http://news.mongabay.com/2014/0611-hance-soco-suspends-virunga.html

 

 

Sunder the elephant is FREE!

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After years of being chained and violently beaten, the fourteen-year-old elephant Sunder is finally safe in his new home at the Bannerghatta Biological Park in Bangalore, India.

For six years, Sunder was chained and abused at the Jyotiba temple in Kolhapur, India. In 2012, the Maharashtra Forest Department and the Project Elephant division of the Ministry of Environment and Forests issued orders to retire Sunder to a sanctuary. Sadly for Sunder, the orders were never carried out, and instead Maharashtra Member of the Legislative Assembly Vinay Kore, who had given the elephant as a “gift” to the temple, sent him to live in an old, dark poultry shed where until recently he has been chained and subjected to numerous beatings.

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An undercover investigation conducted by the animal rights organization People for the Ethical Treatment of Animals India (PETA India) had resulted in footage of a mahout (handler) violently beating Sunder with a thick wooden pole. The video revealed a malnourished-looking Sunder, chained by two legs, writhing in pain and struggling to stand as the mahout strikes him repeatedly with the pole.

As a result if the investigation, “the Supreme Court of India passed a judgment in favour of PETA India by ordering the implementation of a 7 April 2014 Bombay High Court order to release the well-known and much-abused young elephant Sunder to an elephant care centre in Bangalore by no later than 15 June,” stated PETA India. “The Supreme Court also ordered that the Secretary, Revenue and Forests Department, Maharashtra State will be responsible for the implementation of its order and must strictly meet the deadline.”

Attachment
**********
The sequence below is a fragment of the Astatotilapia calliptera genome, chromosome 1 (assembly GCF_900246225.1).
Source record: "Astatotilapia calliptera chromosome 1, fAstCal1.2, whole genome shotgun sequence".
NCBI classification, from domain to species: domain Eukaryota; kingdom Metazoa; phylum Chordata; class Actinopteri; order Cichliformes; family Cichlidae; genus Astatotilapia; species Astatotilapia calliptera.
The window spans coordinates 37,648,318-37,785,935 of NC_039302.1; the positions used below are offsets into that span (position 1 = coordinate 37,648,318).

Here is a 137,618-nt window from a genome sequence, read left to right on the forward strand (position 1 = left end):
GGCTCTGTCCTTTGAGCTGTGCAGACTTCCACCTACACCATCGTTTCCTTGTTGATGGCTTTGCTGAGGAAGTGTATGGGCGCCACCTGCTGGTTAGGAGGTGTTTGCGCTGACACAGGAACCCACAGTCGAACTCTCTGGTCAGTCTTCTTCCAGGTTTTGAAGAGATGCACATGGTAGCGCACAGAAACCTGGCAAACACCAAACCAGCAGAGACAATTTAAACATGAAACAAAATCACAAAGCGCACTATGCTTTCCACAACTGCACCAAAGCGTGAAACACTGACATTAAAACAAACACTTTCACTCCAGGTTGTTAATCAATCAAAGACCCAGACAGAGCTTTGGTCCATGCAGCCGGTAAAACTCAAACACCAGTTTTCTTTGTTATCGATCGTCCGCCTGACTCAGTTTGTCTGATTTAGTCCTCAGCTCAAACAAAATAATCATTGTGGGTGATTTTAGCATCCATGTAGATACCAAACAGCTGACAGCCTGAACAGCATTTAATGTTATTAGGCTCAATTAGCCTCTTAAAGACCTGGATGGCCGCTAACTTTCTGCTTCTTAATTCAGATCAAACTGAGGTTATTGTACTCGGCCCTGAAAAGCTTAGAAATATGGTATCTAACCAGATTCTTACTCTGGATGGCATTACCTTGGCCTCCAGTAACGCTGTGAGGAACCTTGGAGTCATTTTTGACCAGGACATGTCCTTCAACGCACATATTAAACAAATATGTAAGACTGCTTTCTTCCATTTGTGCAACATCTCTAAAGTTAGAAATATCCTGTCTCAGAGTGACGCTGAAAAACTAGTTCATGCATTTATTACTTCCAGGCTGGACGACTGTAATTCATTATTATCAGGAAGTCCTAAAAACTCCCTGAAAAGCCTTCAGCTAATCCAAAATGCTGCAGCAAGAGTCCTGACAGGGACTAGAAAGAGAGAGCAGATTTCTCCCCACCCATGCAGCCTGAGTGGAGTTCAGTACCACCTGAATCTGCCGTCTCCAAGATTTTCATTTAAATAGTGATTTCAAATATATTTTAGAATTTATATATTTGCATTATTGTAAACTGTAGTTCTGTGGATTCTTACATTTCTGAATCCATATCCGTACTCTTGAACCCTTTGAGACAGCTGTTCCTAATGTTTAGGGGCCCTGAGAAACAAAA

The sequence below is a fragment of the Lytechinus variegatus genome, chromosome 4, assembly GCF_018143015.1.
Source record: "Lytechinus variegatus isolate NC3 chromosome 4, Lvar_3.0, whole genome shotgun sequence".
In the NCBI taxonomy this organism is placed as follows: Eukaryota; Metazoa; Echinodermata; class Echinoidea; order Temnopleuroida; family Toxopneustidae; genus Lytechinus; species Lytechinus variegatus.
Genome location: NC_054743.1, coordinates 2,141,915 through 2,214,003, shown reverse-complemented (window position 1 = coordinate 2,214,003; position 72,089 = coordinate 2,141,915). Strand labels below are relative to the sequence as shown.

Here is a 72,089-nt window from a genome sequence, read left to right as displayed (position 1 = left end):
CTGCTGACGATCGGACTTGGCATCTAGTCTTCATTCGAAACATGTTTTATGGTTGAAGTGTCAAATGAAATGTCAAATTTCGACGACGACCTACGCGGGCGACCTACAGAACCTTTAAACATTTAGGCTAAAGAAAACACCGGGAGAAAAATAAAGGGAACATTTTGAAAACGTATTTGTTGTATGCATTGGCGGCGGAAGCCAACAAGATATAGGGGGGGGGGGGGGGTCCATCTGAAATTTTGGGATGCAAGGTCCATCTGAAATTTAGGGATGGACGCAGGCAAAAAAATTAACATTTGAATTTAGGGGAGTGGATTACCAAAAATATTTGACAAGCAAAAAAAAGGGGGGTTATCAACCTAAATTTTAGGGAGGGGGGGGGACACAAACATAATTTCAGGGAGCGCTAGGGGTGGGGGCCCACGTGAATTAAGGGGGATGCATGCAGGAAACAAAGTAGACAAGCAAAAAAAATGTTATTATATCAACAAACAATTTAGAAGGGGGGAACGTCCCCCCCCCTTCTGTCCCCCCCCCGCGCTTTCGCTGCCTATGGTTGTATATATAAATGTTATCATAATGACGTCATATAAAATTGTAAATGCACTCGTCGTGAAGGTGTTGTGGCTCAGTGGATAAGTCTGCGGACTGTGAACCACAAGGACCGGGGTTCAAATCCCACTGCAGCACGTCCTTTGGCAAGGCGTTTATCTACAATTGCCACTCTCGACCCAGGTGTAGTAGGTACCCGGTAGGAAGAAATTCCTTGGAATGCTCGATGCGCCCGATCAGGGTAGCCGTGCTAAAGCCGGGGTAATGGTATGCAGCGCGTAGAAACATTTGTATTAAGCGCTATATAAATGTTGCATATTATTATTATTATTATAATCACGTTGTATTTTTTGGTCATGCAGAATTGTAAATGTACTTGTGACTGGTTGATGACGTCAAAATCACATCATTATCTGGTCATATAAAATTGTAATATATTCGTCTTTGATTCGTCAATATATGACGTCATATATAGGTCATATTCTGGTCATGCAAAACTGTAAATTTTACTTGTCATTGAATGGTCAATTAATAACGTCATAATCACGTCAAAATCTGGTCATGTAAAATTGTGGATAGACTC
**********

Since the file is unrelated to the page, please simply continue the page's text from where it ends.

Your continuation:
This decision was supported by celebrities Paul McCartney, Pamela Anderson, Celina Jaitly, Gulshan Grover and many others who took to Twitter, met with concerned government officials, and helped in other ways with the campaign for his release.

A few days ago, Sunder was freed and began the journey to his new home. “We are overjoyed to report that the much abused young elephant Sunder was placed on a truck by a team of experts who had travelled to Kolhapur to work with the Maharashtra Forest Department and is now being driven carefully and slowly to his new home as per the order of the Supreme Court of India,” said Peta India.

Despite the court’s decision, and the fact that Sunder was now free to be relocated, the cruel and vicious people who abused Sunder all those years did not let him begin his journey in peace. Even to the last moment, they tried to find ways to hurt the terrified elephant.